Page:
A Difference through Music
Member Spotlight: Heather Nail
This article originally appeared in the August 2017 Teaching Music.
By Lisa Ferber
Heather Nail knew she wanted to make a difference in the lives of others.
The first winner of the winner of the Barbershop Harmony Society/NAfME Music Educator Award makes an impact with her teaching.
“My goal was to help make better human beings through music,” says the first recipient of the Barbershop Harmony Society/NAfME Music Educator Award. Nail grew up singing with her family and playing bass and clarinet in church, and originally planned to go into music ministry. But she decided during her first semester at North Central University in Minneapolis, Minnesota, that she wanted to teach. “I realized the way to reach young people and make an impact was through teaching, and the people who had some of the biggest impact on me were teachers.” She notes that a music teacher often gets more time with the kids because of all the outside rehearsals and collaboration.
This Iowa resident by way of Nebraska has participated in and hosted the Barbershop Harmony Society Des Moines Chapter Pride of Iowa Festival workshops. She says that her involvement in barbershop music started as a partnership with Ed Bittle, who coordinated the festival workshops. She took her students to the festival and “had some ideas for potential changes, and we had the facilities to host.” Nail’s involvement grew from there. She is attracted to providing a variety of musical experiences for her students. “I think jazz and barbershop are two of the most American forms of music that we have. Barbershop is an important part of the fabric of our country’s musical identity.”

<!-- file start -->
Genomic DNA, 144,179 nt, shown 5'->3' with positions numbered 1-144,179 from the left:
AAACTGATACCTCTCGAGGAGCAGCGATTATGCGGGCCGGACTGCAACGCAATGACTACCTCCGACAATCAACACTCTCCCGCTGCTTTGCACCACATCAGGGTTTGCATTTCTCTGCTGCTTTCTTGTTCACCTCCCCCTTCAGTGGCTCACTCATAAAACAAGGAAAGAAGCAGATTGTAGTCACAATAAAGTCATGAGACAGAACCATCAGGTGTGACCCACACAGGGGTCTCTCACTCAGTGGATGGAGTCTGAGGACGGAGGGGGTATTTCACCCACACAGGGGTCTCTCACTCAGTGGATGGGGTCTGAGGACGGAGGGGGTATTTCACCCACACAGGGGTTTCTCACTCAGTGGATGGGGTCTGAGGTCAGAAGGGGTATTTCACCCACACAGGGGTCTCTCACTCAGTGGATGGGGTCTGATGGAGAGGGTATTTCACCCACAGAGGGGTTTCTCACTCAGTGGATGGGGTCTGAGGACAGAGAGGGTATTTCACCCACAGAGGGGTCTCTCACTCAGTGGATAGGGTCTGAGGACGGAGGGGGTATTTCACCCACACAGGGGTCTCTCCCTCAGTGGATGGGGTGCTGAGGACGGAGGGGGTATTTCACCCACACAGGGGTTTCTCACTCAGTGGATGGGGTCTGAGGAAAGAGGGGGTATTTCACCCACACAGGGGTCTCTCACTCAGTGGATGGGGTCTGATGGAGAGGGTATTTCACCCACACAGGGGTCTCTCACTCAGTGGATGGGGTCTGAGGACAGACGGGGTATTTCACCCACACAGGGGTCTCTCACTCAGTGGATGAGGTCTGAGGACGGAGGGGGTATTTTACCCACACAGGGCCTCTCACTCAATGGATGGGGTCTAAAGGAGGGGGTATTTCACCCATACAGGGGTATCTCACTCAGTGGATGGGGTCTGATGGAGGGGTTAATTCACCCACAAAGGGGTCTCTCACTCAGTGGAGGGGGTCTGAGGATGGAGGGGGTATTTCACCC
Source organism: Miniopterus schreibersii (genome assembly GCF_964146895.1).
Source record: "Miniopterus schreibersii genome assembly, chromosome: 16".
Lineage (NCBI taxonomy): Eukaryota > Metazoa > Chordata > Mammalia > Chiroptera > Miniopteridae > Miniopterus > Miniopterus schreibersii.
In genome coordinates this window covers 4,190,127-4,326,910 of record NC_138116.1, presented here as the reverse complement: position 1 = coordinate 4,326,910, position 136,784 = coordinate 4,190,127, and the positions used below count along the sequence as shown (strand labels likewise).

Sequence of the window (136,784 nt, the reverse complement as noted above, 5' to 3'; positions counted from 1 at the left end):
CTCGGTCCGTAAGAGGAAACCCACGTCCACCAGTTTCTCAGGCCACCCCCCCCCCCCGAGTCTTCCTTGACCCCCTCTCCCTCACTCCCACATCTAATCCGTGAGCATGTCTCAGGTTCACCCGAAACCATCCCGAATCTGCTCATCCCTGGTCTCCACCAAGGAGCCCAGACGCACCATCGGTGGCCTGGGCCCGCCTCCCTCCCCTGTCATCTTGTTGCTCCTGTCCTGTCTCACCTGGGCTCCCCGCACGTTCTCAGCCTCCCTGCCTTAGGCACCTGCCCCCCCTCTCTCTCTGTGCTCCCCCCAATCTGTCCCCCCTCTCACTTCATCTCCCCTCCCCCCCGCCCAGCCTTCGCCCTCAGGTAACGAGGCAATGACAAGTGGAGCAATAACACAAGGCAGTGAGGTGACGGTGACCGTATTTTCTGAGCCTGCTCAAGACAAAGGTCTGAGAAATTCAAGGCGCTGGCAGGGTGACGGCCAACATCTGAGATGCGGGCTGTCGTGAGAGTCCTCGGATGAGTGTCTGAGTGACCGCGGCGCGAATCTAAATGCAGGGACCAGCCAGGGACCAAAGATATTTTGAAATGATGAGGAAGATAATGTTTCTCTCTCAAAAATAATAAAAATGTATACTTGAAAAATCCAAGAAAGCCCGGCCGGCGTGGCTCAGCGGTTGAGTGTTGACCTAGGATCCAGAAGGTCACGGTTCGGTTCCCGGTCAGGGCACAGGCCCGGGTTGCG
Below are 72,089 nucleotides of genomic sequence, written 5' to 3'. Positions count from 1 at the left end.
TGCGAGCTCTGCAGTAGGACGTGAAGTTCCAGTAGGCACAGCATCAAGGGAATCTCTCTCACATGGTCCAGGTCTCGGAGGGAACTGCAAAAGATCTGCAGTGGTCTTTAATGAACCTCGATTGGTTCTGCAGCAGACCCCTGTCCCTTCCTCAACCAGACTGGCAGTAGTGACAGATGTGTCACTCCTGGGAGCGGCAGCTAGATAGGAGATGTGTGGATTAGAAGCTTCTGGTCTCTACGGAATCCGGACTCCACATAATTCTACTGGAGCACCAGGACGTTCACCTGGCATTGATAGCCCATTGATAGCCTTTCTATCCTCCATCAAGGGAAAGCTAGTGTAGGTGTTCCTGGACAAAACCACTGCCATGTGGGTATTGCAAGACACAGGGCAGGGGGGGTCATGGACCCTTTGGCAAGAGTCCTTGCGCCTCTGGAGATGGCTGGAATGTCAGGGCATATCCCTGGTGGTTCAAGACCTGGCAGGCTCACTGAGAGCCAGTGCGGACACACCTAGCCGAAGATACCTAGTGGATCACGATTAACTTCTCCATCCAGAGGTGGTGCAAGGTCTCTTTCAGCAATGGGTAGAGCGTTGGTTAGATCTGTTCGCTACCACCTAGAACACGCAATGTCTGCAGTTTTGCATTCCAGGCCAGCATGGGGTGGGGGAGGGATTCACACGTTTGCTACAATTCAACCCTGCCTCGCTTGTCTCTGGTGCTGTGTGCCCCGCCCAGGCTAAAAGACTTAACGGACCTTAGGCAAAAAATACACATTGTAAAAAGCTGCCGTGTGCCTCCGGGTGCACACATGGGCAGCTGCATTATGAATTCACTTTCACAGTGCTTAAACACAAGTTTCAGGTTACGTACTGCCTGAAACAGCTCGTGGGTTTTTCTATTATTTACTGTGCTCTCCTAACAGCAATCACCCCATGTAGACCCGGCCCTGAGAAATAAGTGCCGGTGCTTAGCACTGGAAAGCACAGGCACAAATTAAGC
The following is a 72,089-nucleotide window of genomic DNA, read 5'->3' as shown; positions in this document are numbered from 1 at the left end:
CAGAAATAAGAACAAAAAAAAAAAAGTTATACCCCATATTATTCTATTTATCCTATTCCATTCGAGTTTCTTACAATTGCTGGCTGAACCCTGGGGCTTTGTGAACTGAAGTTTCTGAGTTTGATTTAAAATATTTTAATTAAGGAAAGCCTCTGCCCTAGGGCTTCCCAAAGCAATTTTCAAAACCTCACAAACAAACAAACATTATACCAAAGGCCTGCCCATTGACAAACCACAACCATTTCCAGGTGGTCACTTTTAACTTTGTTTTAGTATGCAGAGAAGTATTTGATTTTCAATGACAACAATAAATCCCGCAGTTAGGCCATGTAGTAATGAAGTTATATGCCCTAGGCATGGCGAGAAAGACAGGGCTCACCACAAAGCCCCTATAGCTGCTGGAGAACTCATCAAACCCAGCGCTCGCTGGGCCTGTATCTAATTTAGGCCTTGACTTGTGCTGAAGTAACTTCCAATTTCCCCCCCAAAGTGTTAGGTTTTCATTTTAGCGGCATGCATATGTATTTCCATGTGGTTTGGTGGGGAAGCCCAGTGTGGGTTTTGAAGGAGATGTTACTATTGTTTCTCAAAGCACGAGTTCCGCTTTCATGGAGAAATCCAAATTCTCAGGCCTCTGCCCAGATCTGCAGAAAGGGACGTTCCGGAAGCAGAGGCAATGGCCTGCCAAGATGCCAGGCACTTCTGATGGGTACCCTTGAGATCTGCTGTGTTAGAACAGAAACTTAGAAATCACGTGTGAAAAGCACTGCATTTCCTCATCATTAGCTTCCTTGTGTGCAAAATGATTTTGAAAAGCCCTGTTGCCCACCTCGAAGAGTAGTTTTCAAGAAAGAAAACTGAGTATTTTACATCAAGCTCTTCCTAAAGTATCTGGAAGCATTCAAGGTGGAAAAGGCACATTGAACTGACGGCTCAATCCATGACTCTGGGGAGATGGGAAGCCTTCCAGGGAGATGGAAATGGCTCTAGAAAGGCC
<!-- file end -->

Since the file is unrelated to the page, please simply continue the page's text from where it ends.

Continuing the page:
“I learn as much or more from the students than they learn from me, and it’s a place where they can collectively work together to create something beautiful.”
Nail is a member of NAfME and the Iowa Choral Director’s Association, and has been the Valley Southwoods Freshman High School vocal music director since 2010. She currently teaches ninth-grade boys and girls, and works with five choirs, including two jazz choirs and one 10th–12th-grade group. “I enjoy the fact that every day is different. I don’t know what to expect from one day to the next,” Nail says. “I learn as much or more from the students than they learn from me, and it’s a place where they can collectively work together to create something beautiful.”
In response to her winning this award, Nail says, “I’ve been lucky enough to build relationships in the community that support my students. It’s not anything I’ve done that makes me different than anyone else. I’ve been surrounded by the right people at the right time, and I think that means everything.”
And she offers sound advice for new teachers: “Take the time at the very beginning to get to know who your students are and what drives them. Don’t worry about the notes and the rhythms on the page. If they know you care about them, they will work hard for the notes and the rhythms on the page. Everything stems from having that relationship first.”
Interested in reprinting this article? Please review the reprint guidelines.